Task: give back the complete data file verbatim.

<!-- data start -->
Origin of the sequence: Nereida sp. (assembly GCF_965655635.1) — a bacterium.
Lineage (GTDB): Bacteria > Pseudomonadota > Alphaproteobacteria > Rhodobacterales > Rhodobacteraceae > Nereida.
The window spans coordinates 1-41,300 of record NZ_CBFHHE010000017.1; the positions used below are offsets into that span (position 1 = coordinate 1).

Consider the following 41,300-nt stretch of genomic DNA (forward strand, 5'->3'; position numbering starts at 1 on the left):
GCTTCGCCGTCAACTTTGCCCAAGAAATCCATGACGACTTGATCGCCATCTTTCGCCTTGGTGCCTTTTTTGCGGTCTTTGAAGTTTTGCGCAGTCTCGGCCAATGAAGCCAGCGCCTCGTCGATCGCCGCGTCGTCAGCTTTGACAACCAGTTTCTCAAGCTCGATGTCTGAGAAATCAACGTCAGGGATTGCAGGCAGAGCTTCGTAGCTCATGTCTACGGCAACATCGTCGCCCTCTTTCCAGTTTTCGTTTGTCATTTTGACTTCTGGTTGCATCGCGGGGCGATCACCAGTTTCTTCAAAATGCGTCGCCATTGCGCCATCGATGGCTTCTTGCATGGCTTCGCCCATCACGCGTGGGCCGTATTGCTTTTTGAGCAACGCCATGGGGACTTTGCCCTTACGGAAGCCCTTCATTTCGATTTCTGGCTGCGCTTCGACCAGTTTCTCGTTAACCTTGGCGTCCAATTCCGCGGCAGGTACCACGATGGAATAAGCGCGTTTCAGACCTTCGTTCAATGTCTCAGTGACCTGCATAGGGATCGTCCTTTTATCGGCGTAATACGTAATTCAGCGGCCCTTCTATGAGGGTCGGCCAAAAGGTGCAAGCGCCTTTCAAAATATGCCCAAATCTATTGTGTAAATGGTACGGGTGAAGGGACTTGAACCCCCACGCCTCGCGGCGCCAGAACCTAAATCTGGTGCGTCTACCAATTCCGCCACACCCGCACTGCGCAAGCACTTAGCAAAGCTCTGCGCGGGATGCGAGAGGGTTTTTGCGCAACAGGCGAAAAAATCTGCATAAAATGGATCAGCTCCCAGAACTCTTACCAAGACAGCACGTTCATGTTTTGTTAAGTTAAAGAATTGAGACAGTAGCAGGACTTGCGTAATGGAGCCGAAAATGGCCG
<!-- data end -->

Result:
Origin of the sequence: Nereida sp. (assembly GCF_965655635.1) — a bacterium.
Lineage (GTDB): Bacteria > Pseudomonadota > Alphaproteobacteria > Rhodobacterales > Rhodobacteraceae > Nereida.
The window spans coordinates 1-41,300 of record NZ_CBFHHE010000017.1; the positions used below are offsets into that span (position 1 = coordinate 1).

Consider the following 41,300-nt stretch of genomic DNA (forward strand, 5'->3'; position numbering starts at 1 on the left):
GCTTCGCCGTCAACTTTGCCCAAGAAATCCATGACGACTTGATCGCCATCTTTCGCCTTGGTGCCTTTTTTGCGGTCTTTGAAGTTTTGCGCAGTCTCGGCCAATGAAGCCAGCGCCTCGTCGATCGCCGCGTCGTCAGCTTTGACAACCAGTTTCTCAAGCTCGATGTCTGAGAAATCAACGTCAGGGATTGCAGGCAGAGCTTCGTAGCTCATGTCTACGGCAACATCGTCGCCCTCTTTCCAGTTTTCGTTTGTCATTTTGACTTCTGGTTGCATCGCGGGGCGATCACCAGTTTCTTCAAAATGCGTCGCCATTGCGCCATCGATGGCTTCTTGCATGGCTTCGCCCATCACGCGTGGGCCGTATTGCTTTTTGAGCAACGCCATGGGGACTTTGCCCTTACGGAAGCCCTTCATTTCGATTTCTGGCTGCGCTTCGACCAGTTTCTCGTTAACCTTGGCGTCCAATTCCGCGGCAGGTACCACGATGGAATAAGCGCGTTTCAGACCTTCGTTCAATGTCTCAGTGACCTGCATAGGGATCGTCCTTTTATCGGCGTAATACGTAATTCAGCGGCCCTTCTATGAGGGTCGGCCAAAAGGTGCAAGCGCCTTTCAAAATATGCCCAAATCTATTGTGTAAATGGTACGGGTGAAGGGACTTGAACCCCCACGCCTCGCGGCGCCAGAACCTAAATCTGGTGCGTCTACCAATTCCGCCACACCCGCACTGCGCAAGCACTTAGCAAAGCTCTGCGCGGGATGCGAGAGGGTTTTTGCGCAACAGGCGAAAAAATCTGCATAAAATGGATCAGCTCCCAGAACTCTTACCAAGACAGCACGTTCATGTTTTGTTAAGTTAAAGAATTGAGACAGTAGCAGGACTTGCGTAATGGAGCCGAAAATGGCCG